The world stops with Europe

December 5, 2003

Vinita Damodaran and Richard Grove detect a worrying move towards Eurocentrism

When visitors walk into the London headquarters of the British Academy the first thing they see is a fine bust of Mortimer Wheeler FBA, the erstwhile doyen and senior scholar of Indian archaeology and culture in the days of the empire. He rebuilt the reputation of the British Academy largely by channelling government research funds through the academy to a new series of satellite societies and institutes based around the world.

British institutes and schools were set up in Ankara, Athens, Nairobi, Baghdad, Tehran and Rome. Specialist societies were set up too, such as the Society for South Asian Studies and the Committee for South-East Asian Studies - all autonomous bodies that, until this year, have made their own funding decisions and established British intellectual authority in archaeology, literature, history, linguistics and other disciplines.

Now the wheel has turned full circle. An emergency meeting takes place today at the Egypt Exploration Society to plan a campaign against the announcement by Lord Runciman, the current president of the British Academy, to remove the funding from most of the world-famous institutes and societies and centralise funding allocation and decisions in the academy's research committee.

No longer will specialist non-European research be ring-fenced. There are fears that most of the very limited government funds channelled through the British Academy will inevitably flow to European projects in a pattern now very familiar in European universities.

In the Netherlands, for example, there is now only one lecturer in Indian history left, in a country once unequalled for its Asian scholarship. In Britain we are drifting in the same direction, the closures of the School of African and Asian Studies at Sussex University and East Asian Studies at Durham being tragic recent cases. The irony is that all this comes at a time when the dangerous global political position and the massive economic engagement between Britain and Asia demand that Britain nurtures knowledge and skills at least as much in the south and in Commonwealth countries as in Europe.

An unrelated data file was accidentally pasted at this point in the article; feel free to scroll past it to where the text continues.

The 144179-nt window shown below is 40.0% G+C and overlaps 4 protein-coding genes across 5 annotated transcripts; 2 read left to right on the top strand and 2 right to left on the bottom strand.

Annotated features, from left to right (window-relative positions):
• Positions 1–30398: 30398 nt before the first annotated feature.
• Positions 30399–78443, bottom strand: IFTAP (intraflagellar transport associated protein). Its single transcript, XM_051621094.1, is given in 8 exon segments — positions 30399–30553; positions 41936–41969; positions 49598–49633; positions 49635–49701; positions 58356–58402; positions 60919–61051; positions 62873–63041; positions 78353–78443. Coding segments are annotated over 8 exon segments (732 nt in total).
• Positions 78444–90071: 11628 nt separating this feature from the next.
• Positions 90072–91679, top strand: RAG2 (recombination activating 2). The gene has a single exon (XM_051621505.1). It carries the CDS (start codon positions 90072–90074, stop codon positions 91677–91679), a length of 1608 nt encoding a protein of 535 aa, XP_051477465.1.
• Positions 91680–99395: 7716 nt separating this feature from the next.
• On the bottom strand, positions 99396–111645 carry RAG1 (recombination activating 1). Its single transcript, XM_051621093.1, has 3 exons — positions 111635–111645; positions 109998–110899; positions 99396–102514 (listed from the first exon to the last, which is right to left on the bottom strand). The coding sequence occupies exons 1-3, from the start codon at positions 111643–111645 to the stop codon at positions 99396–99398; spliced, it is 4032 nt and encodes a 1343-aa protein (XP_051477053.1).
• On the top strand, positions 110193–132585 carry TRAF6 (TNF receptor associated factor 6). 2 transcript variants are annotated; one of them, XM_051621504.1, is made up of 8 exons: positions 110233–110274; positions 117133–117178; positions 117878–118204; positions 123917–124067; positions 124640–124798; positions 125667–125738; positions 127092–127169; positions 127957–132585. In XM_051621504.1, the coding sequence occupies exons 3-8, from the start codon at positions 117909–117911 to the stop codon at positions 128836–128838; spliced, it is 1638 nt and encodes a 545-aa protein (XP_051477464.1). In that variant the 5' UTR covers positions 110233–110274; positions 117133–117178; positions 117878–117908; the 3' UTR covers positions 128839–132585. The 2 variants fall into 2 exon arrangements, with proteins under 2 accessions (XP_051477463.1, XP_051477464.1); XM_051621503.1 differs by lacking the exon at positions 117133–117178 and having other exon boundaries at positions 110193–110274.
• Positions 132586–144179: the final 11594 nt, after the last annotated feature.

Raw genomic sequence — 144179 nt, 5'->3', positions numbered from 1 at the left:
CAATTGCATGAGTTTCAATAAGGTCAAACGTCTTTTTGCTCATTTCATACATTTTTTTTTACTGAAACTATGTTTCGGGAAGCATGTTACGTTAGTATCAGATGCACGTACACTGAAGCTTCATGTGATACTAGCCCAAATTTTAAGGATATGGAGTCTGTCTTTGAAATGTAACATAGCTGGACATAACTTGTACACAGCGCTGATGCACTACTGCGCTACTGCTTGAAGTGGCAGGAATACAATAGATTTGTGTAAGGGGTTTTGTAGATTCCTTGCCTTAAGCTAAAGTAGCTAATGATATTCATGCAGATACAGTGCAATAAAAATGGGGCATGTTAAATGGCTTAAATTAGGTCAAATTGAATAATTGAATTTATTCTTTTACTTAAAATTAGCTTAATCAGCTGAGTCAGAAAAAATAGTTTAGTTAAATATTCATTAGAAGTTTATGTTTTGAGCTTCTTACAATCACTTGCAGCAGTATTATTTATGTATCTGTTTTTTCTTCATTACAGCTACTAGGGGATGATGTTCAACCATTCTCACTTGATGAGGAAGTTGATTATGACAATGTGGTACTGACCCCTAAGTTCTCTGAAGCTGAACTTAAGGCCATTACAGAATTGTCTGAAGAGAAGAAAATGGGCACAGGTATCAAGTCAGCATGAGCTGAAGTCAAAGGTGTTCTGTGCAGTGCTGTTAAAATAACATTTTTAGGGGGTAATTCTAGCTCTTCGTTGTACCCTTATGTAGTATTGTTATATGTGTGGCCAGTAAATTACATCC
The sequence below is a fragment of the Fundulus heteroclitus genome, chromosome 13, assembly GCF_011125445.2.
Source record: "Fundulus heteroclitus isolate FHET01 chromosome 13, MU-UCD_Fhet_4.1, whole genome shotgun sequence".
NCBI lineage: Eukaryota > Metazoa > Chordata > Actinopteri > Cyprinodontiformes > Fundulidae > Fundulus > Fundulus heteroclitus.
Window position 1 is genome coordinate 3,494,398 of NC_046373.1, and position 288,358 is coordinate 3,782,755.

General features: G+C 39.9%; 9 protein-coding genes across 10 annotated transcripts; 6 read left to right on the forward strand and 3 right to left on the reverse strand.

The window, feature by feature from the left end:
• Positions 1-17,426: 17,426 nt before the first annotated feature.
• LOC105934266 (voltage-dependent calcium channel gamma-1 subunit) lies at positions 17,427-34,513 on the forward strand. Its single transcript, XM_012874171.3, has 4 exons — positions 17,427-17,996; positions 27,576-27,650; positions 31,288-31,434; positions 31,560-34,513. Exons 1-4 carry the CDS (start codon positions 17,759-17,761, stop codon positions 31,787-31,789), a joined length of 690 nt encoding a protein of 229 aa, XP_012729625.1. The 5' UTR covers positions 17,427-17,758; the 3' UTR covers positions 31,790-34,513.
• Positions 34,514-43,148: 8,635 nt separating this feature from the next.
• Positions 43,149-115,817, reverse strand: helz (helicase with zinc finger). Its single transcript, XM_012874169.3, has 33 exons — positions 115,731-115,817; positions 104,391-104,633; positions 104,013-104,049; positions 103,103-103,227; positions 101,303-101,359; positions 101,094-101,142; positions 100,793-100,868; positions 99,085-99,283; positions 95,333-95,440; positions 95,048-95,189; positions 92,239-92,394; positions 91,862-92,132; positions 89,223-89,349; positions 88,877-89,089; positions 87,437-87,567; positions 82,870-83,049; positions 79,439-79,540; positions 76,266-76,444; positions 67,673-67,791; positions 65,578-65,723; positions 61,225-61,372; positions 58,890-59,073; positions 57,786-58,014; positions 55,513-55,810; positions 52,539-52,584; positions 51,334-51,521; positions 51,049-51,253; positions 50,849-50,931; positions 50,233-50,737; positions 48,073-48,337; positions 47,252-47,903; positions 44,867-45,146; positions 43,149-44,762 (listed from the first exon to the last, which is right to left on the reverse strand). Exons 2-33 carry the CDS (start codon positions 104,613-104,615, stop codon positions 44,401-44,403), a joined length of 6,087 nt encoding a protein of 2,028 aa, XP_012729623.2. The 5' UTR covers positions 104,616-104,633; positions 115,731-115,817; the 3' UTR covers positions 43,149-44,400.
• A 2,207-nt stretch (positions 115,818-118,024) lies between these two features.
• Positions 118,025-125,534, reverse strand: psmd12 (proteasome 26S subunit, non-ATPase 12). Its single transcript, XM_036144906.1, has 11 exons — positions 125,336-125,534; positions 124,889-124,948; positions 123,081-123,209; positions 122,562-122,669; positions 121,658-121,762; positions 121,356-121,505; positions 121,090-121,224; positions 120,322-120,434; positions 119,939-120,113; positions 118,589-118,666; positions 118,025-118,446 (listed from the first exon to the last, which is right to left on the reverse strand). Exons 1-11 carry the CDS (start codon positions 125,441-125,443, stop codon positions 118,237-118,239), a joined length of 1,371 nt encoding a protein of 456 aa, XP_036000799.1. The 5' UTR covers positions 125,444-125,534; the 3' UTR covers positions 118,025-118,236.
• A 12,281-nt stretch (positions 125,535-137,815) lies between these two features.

And yet the British Academy, which has virtually no academic relations with any African or south Asian country, is now proposing to turn inwards to Europe and spend, for example, £1 million a year (out of a total government stipend of £13 million) on maintaining the British Institute in Rome. Moreover, research-funding decisions that had been made to date by societies expert in their regions will now be made by a British Academy research committee that is almost wholly European in its research interests and outlook and is to be investigated in January by the National Audit Office and the House of Commons Public Accounts Committee over complaints of bias and lack of accountability.

The consortium of affected British Academy societies, led by the Society of South Asian Studies, is now making a last-ditch attempt to persuade government ministers to channel research funds through the expert hands of the Royal Asiatic Society or similar bodies and remove research funding decisions vital to our national outlook away from the British Academy, at least until it is reformed. If it fails, the future for non-European Studies in the humanities and social sciences will be bleak.

Vinita Damodaran is on the council of the Society for South Asian Studies.

Richard Grove is a researcher at the University of Sussex.

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